The third drug is a thyroid beta receptor agonist called resmetirom. This is data from phase 3 MAESTRO-NASH trial. And again, this drug met both NASH resolution and fibrosis improvement and has a favorable lipid profile. Side effects, again, some mild GI side effects. This drug is well tolerated. The cost-effectiveness of resmetirom for NASH was done by the Institute for Clinical and Economic Review and suggests that this drug is cost-effective according to the willingness to pay for the United States from a healthcare sectors perspective.
So in summary, NAFLD/NASH and complications of NAFLD are growing and causing significant clinical and economic burden. Fibrosis stage, stage 2 or higher, as determined by noninvasive tests, can help you risk stratify patients with NAFLD and one of the algorithms can be used. So like the AACE [American Association of Clinical Endocrinology] study or AACE algorithm. Lifestyle intervention should be the first approach in a systematic approach in a coordinated effort to help patients lose weight through diet and exercise. It can be effective, but it's hard to achieve the endpoint of weight loss. There are a number of drugs that are available right now to manage the risk factors, like diabetes, that should be used right now. But there are a number of drugs that are being developed specifically for NASH in the near future. Hopefully, we'll have a few of those in the near future, in the next year or 2.
That's all the time we have today. So I want to thank the audience and our viewers for listening in. It was great speaking with you today, and hopefully we'll see you again.
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Do you understand your role in determining which patient may benefit the most from NASH therapy?
Available credits: 0.25
In accordance with the ACCME Standards for Integrity and Independence, Global Learning Collaborative (GLC) requires that individuals in a position to control the content of an educational activity disclose all relevant financial relationships with any ineligible company. GLC mitigates all conflicts of interest to ensure independence, objectivity, balance, and scientific rigor in all its educational programs.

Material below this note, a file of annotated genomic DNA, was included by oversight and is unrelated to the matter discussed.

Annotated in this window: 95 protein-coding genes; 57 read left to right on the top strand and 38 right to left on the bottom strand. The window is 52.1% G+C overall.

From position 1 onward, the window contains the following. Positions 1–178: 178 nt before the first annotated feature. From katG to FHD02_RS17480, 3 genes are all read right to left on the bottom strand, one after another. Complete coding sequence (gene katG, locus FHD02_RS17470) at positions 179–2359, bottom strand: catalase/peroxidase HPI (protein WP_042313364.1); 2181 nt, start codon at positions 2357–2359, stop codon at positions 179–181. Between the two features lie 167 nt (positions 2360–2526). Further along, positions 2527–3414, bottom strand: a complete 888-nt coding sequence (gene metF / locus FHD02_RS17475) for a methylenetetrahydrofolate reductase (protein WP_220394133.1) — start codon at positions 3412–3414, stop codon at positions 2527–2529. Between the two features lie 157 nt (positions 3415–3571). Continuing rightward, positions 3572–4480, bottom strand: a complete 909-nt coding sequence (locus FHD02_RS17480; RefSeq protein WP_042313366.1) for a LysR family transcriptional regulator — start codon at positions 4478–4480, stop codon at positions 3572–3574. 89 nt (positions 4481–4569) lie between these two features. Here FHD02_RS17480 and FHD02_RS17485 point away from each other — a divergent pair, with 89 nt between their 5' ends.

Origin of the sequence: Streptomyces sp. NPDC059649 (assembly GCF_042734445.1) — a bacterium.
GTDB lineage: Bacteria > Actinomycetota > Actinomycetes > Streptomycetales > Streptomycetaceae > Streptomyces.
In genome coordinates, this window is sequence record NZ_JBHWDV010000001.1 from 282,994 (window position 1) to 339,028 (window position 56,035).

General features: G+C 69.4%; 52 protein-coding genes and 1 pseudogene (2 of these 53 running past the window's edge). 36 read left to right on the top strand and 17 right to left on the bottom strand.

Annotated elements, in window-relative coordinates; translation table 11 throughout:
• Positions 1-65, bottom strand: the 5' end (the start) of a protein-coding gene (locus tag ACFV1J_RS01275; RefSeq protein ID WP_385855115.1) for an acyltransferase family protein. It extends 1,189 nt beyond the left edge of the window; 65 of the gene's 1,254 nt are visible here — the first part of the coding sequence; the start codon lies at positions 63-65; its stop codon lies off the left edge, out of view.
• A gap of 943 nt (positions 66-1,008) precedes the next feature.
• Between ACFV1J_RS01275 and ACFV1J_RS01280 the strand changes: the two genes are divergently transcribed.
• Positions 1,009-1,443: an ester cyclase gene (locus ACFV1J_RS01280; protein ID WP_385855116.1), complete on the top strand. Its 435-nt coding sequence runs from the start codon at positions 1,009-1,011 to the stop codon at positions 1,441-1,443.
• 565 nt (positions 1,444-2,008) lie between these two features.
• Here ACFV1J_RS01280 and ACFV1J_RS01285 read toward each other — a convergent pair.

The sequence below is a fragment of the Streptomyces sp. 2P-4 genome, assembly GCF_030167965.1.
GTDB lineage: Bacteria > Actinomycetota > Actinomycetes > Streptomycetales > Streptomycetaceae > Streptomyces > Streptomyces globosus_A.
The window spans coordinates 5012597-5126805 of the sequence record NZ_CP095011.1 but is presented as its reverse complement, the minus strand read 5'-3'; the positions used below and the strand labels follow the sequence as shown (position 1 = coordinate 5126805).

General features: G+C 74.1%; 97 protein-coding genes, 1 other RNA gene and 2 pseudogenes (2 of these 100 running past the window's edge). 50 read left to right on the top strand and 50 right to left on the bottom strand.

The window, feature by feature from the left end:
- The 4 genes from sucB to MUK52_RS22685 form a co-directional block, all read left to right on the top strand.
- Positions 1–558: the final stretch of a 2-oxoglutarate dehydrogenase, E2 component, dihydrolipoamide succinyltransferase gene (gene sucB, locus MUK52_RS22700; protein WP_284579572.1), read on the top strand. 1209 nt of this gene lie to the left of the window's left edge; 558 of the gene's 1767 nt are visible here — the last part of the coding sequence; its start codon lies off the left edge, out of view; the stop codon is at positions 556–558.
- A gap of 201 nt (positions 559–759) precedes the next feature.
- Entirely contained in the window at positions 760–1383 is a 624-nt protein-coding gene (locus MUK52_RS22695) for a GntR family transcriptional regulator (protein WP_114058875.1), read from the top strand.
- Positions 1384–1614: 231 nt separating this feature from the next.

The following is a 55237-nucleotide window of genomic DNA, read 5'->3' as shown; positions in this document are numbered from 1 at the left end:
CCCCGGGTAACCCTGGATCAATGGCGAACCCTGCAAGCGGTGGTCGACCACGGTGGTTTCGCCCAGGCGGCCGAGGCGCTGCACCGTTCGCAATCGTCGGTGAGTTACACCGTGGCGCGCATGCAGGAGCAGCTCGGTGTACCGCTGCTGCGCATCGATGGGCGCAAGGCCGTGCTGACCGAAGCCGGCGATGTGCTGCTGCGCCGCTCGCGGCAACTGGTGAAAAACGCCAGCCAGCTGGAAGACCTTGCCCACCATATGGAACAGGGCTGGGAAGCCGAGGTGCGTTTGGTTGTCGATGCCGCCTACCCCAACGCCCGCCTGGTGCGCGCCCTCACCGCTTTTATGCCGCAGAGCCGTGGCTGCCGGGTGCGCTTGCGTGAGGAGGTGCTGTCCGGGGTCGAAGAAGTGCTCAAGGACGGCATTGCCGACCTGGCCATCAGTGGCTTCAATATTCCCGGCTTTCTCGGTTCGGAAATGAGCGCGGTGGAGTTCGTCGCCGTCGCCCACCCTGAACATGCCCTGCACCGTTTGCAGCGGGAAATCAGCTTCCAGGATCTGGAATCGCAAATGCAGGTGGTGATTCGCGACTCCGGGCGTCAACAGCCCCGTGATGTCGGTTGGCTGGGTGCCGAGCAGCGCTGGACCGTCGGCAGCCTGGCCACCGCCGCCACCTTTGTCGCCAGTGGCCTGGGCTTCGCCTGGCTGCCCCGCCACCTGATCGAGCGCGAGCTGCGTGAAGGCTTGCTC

Zobair M. Younossi, MD, MPH, FACP, FACG, AGAF, FAASLD
Chair, Global NASH Council
President, Inova Medicine Services
Chairman, Clinical Research, Inova Health System
Professor & Chairman, Department of Medicine
Inova Fairfax Medical Campus
Falls Church, VA
Consultant: Abbott, Madrigal Pharmaceuticals, Siemens
Research: Intercept, Madrigal Pharmaceuticals, Siemens
- Cindy Davidson has nothing to disclose.
- Elizabeth Lurwick has nothing to disclose.
- John Maeglin has nothing to disclose.
- Andrea Mathis has nothing to disclose.
- Tim Person has nothing to disclose.
- Colleen Resnick has nothing to disclose.
- Susan Smith, MN, PhD, has ownership interest in Hepion Pharmaceuticals.
After participating in this educational activity, participants should be better able to:
- Summarize the morbidity and mortality associated with advanced fibrosis
- Compare the known costs of not treating advanced fibrosis with the estimated cost of treating nonalcoholic steatohepatitis (NASH) with a new liver-directed therapy
- Select patients who meet the likely indications for treatment of NASH with new liver-directed therapy